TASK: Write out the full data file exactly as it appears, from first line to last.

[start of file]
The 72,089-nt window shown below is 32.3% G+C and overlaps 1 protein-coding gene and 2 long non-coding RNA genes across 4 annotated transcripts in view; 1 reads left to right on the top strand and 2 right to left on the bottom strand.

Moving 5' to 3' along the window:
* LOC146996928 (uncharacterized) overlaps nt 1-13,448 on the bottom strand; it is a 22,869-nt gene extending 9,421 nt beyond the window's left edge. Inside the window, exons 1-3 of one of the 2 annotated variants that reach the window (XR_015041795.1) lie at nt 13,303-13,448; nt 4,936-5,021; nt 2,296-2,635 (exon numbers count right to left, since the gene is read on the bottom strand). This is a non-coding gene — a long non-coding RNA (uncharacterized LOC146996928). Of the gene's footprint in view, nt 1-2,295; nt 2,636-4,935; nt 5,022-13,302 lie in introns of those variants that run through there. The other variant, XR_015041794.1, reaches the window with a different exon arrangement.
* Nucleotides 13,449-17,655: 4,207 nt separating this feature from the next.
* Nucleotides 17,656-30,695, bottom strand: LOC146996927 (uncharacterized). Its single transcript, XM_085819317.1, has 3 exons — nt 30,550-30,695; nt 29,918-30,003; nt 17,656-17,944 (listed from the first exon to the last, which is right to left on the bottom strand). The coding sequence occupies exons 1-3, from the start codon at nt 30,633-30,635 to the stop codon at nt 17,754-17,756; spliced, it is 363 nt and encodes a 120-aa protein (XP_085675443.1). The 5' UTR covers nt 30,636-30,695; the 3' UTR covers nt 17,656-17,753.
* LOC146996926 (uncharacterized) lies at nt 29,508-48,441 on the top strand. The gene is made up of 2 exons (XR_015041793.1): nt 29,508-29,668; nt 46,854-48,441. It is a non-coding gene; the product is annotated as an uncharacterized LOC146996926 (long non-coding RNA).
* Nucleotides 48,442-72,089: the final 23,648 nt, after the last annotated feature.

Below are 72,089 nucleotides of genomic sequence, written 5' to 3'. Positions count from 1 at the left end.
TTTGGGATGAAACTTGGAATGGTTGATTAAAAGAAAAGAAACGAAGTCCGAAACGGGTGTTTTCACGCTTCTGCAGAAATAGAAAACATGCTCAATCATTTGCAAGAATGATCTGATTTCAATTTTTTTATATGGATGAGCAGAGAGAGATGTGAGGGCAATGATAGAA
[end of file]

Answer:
The 72,089-nt window shown below is 32.3% G+C and overlaps 1 protein-coding gene and 2 long non-coding RNA genes across 4 annotated transcripts in view; 1 reads left to right on the top strand and 2 right to left on the bottom strand.

Moving 5' to 3' along the window:
* LOC146996928 (uncharacterized) overlaps nt 1-13,448 on the bottom strand; it is a 22,869-nt gene extending 9,421 nt beyond the window's left edge. Inside the window, exons 1-3 of one of the 2 annotated variants that reach the window (XR_015041795.1) lie at nt 13,303-13,448; nt 4,936-5,021; nt 2,296-2,635 (exon numbers count right to left, since the gene is read on the bottom strand). This is a non-coding gene — a long non-coding RNA (uncharacterized LOC146996928). Of the gene's footprint in view, nt 1-2,295; nt 2,636-4,935; nt 5,022-13,302 lie in introns of those variants that run through there. The other variant, XR_015041794.1, reaches the window with a different exon arrangement.
* Nucleotides 13,449-17,655: 4,207 nt separating this feature from the next.
* Nucleotides 17,656-30,695, bottom strand: LOC146996927 (uncharacterized). Its single transcript, XM_085819317.1, has 3 exons — nt 30,550-30,695; nt 29,918-30,003; nt 17,656-17,944 (listed from the first exon to the last, which is right to left on the bottom strand). The coding sequence occupies exons 1-3, from the start codon at nt 30,633-30,635 to the stop codon at nt 17,754-17,756; spliced, it is 363 nt and encodes a 120-aa protein (XP_085675443.1). The 5' UTR covers nt 30,636-30,695; the 3' UTR covers nt 17,656-17,753.
* LOC146996926 (uncharacterized) lies at nt 29,508-48,441 on the top strand. The gene is made up of 2 exons (XR_015041793.1): nt 29,508-29,668; nt 46,854-48,441. It is a non-coding gene; the product is annotated as an uncharacterized LOC146996926 (long non-coding RNA).
* Nucleotides 48,442-72,089: the final 23,648 nt, after the last annotated feature.

Below are 72,089 nucleotides of genomic sequence, written 5' to 3'. Positions count from 1 at the left end.
TTTGGGATGAAACTTGGAATGGTTGATTAAAAGAAAAGAAACGAAGTCCGAAACGGGTGTTTTCACGCTTCTGCAGAAATAGAAAACATGCTCAATCATTTGCAAGAATGATCTGATTTCAATTTTTTTATATGGATGAGCAGAGAGAGATGTGAGGGCAATGATAGAA